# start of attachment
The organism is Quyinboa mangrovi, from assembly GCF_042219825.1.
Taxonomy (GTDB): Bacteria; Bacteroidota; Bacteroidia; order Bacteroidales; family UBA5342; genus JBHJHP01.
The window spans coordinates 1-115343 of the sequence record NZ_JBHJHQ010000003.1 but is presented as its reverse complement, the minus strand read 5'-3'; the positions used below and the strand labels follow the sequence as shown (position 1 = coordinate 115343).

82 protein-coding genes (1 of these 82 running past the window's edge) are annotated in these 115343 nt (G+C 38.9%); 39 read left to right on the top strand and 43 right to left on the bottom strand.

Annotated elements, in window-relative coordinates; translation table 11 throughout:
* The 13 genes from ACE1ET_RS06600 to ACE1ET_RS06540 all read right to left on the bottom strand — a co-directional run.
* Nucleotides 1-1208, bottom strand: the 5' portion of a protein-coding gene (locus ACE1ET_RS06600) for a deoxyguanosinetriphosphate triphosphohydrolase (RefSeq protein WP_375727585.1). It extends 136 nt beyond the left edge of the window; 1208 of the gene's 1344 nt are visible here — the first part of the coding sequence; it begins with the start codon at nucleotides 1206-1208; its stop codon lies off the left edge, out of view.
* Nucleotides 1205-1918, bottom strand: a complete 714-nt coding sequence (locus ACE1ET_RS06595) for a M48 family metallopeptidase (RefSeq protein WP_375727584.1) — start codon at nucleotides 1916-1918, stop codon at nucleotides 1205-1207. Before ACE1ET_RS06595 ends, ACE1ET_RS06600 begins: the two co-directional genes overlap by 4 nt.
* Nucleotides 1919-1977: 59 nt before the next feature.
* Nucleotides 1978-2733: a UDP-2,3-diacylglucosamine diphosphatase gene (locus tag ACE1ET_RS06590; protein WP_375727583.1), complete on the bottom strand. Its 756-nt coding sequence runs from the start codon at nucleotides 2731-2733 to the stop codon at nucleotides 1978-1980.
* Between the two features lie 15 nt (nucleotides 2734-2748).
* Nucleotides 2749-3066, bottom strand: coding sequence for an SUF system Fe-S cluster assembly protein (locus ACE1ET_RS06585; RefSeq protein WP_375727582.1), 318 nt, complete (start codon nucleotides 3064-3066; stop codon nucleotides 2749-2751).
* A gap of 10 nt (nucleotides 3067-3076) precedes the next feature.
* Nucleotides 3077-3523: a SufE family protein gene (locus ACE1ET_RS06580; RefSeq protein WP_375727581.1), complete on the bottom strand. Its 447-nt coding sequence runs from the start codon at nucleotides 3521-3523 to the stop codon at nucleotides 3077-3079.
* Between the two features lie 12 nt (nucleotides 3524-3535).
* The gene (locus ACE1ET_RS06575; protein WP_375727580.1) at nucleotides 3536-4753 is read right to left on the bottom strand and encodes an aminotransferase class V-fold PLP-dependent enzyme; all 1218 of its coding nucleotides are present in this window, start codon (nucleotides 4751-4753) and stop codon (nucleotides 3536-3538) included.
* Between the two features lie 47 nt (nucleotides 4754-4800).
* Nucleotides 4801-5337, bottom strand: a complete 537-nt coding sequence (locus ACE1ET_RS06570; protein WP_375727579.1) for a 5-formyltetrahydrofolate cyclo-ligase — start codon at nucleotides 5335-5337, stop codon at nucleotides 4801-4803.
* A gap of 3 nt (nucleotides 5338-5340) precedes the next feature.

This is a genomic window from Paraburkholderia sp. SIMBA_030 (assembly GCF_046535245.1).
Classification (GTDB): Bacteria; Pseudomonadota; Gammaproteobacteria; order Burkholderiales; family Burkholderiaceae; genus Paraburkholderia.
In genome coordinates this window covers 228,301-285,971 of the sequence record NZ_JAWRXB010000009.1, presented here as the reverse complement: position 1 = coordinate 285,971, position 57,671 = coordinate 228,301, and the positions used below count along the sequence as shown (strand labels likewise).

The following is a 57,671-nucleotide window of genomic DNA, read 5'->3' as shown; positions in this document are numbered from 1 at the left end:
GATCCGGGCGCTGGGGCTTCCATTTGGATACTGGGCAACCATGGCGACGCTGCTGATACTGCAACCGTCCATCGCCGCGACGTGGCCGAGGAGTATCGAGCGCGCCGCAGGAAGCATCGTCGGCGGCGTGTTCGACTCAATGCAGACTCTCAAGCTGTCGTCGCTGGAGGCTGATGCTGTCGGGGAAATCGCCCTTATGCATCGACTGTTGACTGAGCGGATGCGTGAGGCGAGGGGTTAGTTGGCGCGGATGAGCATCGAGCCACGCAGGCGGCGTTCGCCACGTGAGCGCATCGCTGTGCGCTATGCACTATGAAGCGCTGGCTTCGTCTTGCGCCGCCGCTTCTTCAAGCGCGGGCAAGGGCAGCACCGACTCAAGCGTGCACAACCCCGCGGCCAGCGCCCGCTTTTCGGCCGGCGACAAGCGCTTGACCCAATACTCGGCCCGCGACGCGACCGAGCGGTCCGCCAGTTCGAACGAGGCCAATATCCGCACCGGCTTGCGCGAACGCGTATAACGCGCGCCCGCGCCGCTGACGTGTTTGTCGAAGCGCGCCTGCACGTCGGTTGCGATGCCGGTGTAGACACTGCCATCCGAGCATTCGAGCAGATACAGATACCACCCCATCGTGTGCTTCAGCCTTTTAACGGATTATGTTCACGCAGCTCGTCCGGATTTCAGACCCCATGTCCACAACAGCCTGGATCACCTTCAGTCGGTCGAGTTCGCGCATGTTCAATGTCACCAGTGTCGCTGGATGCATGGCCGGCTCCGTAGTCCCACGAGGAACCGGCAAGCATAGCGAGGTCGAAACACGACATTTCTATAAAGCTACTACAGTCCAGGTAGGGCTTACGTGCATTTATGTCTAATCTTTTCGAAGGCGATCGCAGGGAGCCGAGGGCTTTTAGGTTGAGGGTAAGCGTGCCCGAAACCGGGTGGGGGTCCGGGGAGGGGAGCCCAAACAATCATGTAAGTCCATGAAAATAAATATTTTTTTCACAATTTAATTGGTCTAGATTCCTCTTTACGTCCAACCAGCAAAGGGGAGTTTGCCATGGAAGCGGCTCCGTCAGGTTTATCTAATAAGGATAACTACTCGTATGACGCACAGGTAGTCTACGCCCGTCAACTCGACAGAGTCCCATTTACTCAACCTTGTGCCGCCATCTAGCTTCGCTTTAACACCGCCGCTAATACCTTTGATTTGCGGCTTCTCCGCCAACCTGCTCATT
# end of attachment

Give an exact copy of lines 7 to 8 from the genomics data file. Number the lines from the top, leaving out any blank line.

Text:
* Nucleotides 1-1208, bottom strand: the 5' portion of a protein-coding gene (locus ACE1ET_RS06600) for a deoxyguanosinetriphosphate triphosphohydrolase (RefSeq protein WP_375727585.1). It extends 136 nt beyond the left edge of the window; 1208 of the gene's 1344 nt are visible here — the first part of the coding sequence; it begins with the start codon at nucleotides 1206-1208; its stop codon lies off the left edge, out of view.
* Nucleotides 1205-1918, bottom strand: a complete 714-nt coding sequence (locus ACE1ET_RS06595) for a M48 family metallopeptidase (RefSeq protein WP_375727584.1) — start codon at nucleotides 1916-1918, stop codon at nucleotides 1205-1207. Before ACE1ET_RS06595 ends, ACE1ET_RS06600 begins: the two co-directional genes overlap by 4 nt.